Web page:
You can sometimes find these at your local supermarket, so keep an eye out!
Sernik is a drier version of American Cheesecake, so don’t expect to find this version at the Cheesecake Factory. Instead of using creamy Philadelphia-style cream cheese, Poles use a dry farmer’s cheese called twarog.
Its texture is similar to that of feta cheese. Many recipes call for a layer of chocolate on top, which makes any dish taste better.
Pronounced char-loht-ka, this is a Polish apple pie, but better, of course. The szarlotka consists of three to four layers, starting from the bottom: vanilla cake, grated apples or applesauce & cinnamon, foamy meringue (although some recipes omit this layer), and crumbly shortbread topping, dusted with powdered sugar.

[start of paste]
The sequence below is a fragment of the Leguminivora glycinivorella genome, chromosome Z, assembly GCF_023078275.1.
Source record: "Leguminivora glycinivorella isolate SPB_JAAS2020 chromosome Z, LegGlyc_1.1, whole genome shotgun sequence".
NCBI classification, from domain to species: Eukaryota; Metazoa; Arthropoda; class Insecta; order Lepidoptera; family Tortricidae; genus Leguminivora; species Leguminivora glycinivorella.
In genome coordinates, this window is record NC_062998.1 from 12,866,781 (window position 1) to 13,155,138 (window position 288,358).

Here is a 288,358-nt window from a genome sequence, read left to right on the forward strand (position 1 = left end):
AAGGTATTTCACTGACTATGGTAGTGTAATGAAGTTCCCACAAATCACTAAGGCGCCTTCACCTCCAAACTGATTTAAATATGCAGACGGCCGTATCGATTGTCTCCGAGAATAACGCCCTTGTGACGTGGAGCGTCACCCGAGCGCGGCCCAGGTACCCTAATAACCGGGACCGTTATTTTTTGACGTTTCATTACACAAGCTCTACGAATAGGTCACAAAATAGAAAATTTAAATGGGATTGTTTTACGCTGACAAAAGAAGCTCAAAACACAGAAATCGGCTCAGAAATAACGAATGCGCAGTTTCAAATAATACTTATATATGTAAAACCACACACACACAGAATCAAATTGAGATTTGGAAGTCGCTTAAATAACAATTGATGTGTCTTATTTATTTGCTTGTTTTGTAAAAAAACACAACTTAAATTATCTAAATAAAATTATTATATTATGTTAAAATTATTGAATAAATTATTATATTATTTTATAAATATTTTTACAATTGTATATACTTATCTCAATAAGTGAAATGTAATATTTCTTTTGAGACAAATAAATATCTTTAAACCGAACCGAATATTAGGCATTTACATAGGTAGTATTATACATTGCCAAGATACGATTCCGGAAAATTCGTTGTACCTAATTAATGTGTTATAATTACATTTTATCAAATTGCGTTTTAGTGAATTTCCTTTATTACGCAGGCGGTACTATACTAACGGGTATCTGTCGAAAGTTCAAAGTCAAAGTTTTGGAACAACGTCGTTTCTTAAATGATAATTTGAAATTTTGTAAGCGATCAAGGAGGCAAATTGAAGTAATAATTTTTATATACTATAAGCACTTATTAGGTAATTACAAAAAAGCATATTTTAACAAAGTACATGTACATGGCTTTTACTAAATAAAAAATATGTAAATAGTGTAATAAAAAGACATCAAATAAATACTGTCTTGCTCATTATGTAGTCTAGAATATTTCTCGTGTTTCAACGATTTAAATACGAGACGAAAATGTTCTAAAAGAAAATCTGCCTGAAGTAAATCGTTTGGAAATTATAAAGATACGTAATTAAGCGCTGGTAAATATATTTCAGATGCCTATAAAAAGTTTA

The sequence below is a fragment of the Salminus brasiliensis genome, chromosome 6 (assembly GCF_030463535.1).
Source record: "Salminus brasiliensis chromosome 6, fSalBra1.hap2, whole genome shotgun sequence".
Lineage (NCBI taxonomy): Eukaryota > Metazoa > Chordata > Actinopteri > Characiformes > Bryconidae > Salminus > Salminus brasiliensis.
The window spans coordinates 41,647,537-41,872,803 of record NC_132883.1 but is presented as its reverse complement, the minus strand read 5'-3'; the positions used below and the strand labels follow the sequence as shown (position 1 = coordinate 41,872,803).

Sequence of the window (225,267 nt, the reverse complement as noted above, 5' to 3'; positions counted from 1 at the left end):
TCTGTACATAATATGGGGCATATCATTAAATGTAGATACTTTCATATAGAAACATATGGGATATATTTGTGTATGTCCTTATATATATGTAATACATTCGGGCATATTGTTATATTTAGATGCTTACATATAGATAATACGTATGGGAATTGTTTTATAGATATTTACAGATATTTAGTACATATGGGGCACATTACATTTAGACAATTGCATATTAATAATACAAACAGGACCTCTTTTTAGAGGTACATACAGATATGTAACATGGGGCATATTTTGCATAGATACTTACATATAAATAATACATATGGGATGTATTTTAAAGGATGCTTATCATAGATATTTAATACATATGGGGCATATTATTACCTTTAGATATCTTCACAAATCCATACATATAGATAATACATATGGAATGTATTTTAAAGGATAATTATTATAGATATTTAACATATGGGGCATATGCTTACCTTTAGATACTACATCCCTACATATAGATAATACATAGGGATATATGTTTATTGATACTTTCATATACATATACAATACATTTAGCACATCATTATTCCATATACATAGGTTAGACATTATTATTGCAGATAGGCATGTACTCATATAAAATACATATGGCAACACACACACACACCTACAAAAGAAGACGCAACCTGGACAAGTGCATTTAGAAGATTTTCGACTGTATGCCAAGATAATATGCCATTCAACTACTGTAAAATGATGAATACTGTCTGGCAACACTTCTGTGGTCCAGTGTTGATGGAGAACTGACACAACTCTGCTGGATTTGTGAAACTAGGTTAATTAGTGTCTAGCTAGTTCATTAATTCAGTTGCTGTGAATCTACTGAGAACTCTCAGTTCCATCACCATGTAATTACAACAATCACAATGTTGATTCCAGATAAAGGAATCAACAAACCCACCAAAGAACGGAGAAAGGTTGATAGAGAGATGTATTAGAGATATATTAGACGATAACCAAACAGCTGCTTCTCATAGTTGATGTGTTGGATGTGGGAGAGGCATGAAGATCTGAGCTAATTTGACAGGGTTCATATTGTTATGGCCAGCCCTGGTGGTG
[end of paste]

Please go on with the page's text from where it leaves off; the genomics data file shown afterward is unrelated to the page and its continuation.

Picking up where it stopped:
Now we’re here, wishing we were eating this right now instead of reading about it. This cake can be served hot or cold, and it doesn’t even need a scoop of ice cream to feel complete.
You’ll never go back to Dunkin’ after you try a Polish donut, which is pronounced pOHnch-kee.
The only downfall is that you can’t buy a box of paczki holes for your bday, because these donuts are filled and bursting at the seams with various flavors of jam, pudding, sweet cheese, or nutella. My favorite filling is rose jam.
Kolaczki are light pastries (some might call them cookies) that are filled with a sweet fruit filling and sprinkled with powdered sugar.
Though similar to horn-shaped rugelach, kolaczki are meant to resemble a flower in bloom; and while kolaczki is always stuffed with fruit, rugelach may be filled with nuts, raisins, or seeds.